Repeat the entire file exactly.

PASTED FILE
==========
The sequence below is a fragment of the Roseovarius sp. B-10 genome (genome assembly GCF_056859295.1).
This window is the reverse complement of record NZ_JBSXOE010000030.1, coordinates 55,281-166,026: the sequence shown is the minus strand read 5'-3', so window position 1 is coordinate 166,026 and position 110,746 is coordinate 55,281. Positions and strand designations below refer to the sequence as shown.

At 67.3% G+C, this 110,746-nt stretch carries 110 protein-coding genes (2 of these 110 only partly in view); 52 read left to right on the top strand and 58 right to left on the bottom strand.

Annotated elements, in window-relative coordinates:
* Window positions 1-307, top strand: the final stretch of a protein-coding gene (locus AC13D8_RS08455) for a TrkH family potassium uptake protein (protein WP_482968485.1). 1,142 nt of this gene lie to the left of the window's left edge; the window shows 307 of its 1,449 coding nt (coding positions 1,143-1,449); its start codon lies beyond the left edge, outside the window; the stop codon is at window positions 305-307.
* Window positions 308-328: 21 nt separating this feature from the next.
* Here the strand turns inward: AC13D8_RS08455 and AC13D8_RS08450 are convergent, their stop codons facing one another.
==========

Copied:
The sequence below is a fragment of the Roseovarius sp. B-10 genome (genome assembly GCF_056859295.1).
This window is the reverse complement of record NZ_JBSXOE010000030.1, coordinates 55,281-166,026: the sequence shown is the minus strand read 5'-3', so window position 1 is coordinate 166,026 and position 110,746 is coordinate 55,281. Positions and strand designations below refer to the sequence as shown.

At 67.3% G+C, this 110,746-nt stretch carries 110 protein-coding genes (2 of these 110 only partly in view); 52 read left to right on the top strand and 58 right to left on the bottom strand.

Annotated elements, in window-relative coordinates:
* Window positions 1-307, top strand: the final stretch of a protein-coding gene (locus AC13D8_RS08455) for a TrkH family potassium uptake protein (protein WP_482968485.1). 1,142 nt of this gene lie to the left of the window's left edge; the window shows 307 of its 1,449 coding nt (coding positions 1,143-1,449); its start codon lies beyond the left edge, outside the window; the stop codon is at window positions 305-307.
* Window positions 308-328: 21 nt separating this feature from the next.
* Here the strand turns inward: AC13D8_RS08455 and AC13D8_RS08450 are convergent, their stop codons facing one another.